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Young adults may feel invincible, but it was not long ago that insurance policies could drop their benefits because of their age – leaving many without coverage for accidents, illnesses or even routine health care. Extending dependent coverage to young adults until age 26 was one of the first and most popular parts of the Affordable Care Act (ACA) to take effect. Below are straightforward answers to frequently asked questions about the law’s dependent coverage extension and what parents and their adult children need to know as their children approach their 26th birthday.

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Q. Who is required to be covered under the ACA’s dependent coverage rules?

A. The law requires private health insurance policies that offer dependent coverage to cover adult children under the age of 26, regardless of their financial dependency on or residency with their parent, student status, employment status or marital status, including major medical insurance and certain excepted benefits such as voluntary insurance. Though the law does not require all plans to offer dependent coverage, if the plan does – that coverage must be extended to young adults up to age 26.

Q. If a dependent is turning 26 this year, when will he or she lose coverage?

A. Plans are free to choose to extend dependent coverage until the end of the year, but technically the law only requires it to insure dependents up to their 26th birthday. That means that if a dependent turns 26 on July 17, the plan is only required to cover the dependent through July 16. The rules are slightly different for grandfathered plans, which can drop dependent coverage before a dependent’s 26th birthday if the dependent can enroll in an eligible employer-sponsored health plan. Since every health plan is different, employees should check directly with their employer or insurer for the most accurate and helpful information.

Q. What benefits options do adults have after their 26th birthday?

A. An adult who is aging out of their parents’ plan may have several options:

  • Pull Quote: Most plans require the dependent to request enrollment within 30 days of losing coverage.Special enrollment in an employer’s plan: If they are employed and that employer offers health insurance, they may be eligible for a special enrollment through their employer’s plan since this is a life-event trigger. Most plans require the dependent to request enrollment within 30 days of losing coverage.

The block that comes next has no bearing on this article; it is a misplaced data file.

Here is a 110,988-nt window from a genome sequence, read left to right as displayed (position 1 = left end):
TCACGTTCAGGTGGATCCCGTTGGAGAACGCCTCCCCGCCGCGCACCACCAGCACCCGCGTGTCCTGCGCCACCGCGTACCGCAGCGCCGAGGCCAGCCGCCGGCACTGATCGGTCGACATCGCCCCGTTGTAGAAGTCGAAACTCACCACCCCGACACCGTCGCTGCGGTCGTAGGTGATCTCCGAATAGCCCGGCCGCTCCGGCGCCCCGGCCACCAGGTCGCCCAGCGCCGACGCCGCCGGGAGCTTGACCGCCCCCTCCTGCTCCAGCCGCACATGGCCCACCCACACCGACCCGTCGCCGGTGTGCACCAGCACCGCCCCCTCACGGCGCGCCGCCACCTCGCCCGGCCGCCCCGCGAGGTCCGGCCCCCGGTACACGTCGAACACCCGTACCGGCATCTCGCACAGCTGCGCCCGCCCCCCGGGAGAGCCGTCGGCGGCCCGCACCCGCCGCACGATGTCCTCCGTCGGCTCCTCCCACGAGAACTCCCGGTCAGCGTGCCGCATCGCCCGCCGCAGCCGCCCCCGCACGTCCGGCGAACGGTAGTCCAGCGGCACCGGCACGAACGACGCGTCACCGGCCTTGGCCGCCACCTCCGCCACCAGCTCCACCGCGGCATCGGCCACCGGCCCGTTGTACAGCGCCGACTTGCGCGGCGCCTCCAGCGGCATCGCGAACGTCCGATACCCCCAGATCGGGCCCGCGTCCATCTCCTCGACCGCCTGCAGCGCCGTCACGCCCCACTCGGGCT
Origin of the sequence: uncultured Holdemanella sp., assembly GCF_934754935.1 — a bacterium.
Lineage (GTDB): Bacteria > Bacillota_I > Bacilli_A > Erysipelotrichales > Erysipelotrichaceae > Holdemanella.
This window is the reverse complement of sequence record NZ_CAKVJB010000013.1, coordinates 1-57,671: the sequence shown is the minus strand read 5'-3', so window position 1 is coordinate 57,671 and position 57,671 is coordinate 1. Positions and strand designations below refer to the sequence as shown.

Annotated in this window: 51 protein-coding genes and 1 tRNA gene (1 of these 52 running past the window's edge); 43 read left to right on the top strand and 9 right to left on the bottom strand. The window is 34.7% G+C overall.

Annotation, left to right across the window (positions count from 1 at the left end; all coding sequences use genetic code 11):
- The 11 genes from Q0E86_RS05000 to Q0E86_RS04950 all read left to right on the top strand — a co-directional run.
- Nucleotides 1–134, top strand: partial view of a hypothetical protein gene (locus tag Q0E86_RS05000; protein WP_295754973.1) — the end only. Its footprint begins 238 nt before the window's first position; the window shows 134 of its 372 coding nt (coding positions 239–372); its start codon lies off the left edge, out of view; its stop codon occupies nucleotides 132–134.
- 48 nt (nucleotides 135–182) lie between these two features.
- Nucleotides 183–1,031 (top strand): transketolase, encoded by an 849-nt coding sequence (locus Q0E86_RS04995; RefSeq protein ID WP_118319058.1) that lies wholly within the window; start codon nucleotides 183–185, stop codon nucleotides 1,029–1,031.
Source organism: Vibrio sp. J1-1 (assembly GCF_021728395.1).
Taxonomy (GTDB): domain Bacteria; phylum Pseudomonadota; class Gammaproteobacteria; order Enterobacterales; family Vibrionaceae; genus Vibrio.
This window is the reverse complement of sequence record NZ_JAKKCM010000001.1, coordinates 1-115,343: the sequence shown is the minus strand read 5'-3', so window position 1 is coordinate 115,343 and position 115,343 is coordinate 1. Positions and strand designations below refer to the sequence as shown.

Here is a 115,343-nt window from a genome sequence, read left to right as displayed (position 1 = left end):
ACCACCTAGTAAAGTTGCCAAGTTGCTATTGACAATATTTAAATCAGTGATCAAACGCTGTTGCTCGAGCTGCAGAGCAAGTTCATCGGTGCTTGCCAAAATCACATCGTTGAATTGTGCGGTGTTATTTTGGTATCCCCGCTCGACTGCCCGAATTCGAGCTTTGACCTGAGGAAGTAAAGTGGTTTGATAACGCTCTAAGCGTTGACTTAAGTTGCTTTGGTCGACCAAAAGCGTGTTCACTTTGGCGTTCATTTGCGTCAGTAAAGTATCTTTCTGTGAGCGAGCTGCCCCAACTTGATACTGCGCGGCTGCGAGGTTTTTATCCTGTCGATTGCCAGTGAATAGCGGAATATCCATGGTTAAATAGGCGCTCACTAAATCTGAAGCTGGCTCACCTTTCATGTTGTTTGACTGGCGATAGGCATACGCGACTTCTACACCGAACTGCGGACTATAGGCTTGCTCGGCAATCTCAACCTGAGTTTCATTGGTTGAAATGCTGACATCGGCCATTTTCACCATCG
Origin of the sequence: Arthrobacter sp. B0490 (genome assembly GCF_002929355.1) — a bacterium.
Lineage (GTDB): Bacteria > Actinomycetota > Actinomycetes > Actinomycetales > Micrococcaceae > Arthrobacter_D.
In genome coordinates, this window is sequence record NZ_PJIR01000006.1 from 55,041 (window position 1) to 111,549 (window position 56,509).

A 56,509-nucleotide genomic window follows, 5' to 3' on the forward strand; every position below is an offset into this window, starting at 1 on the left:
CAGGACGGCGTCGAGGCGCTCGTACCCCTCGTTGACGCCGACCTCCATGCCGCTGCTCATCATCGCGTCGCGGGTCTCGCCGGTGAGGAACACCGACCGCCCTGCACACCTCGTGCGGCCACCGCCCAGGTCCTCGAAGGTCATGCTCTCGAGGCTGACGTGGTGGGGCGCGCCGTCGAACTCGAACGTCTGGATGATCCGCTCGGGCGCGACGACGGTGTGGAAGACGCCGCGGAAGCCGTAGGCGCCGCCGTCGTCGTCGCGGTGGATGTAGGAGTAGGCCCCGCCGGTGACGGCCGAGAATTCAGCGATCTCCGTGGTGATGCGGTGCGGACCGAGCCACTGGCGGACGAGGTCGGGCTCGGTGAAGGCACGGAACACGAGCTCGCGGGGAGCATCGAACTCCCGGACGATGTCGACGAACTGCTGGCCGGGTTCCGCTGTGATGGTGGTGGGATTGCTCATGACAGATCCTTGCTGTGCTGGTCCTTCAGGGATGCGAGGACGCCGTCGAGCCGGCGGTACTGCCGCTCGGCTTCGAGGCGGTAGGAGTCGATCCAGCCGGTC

• COBRA (Consolidated Omnibus Budget Reconciliation Act): If the parent’s plan is sponsored by an employer with 20 or more employees, they may be able to purchase temporary coverage through COBRA if they notify the plan in writing within 60 days of turning 26 years old.
  • The dependent may be eligible for a special enrollment in individual coverage through their state’s health insurance marketplace if they apply within 60 days of losing coverage.

Q. How quickly does a dependent need to secure alternative coverage before being subject to fines for not complying with the Individual Mandate provision of the ACA?

A. This question requires a two-part answer:

  • Part 1 – It is reassuring to know that health care reform allows for one gap in coverage annually. Technically, individuals can go without health care coverage for less than three months consecutively without being penalized for not having health care coverage. That means they can go two consecutive months without coverage but must secure coverage for at least one day within the third month of losing major medical coverage to avoid the penalty.
  • Part 2 – Another issue is the required timeframe for applying for alternate coverage. Special enrollment through an employer plan usually requires an individual to apply within 30 days of losing coverage, and special enrollment through or a temporary extension through COBRA requires an individual to apply within 60 days. Missing the window to apply for coverage altogether may mean being uninsured until the next open enrollment season and penalties for being uninsured.

Q. How can Aflac voluntary insurance help?

A. Voluntary benefits are also extended to dependents under the age of 26. Though voluntary insurance is not major medical coverage and does not meet the definition of minimum essential coverage under the ACA, these policies pay cash to help cover bills and out-of-pocket costs that may not be covered by major medical insurance.

Regardless of your major medical coverage, voluntary insurance benefits help pay for costs such as deductibles and copays, mortgage and rent payments, groceries and other costs that add up when you are sick or injured. Learn more about voluntary insurance at

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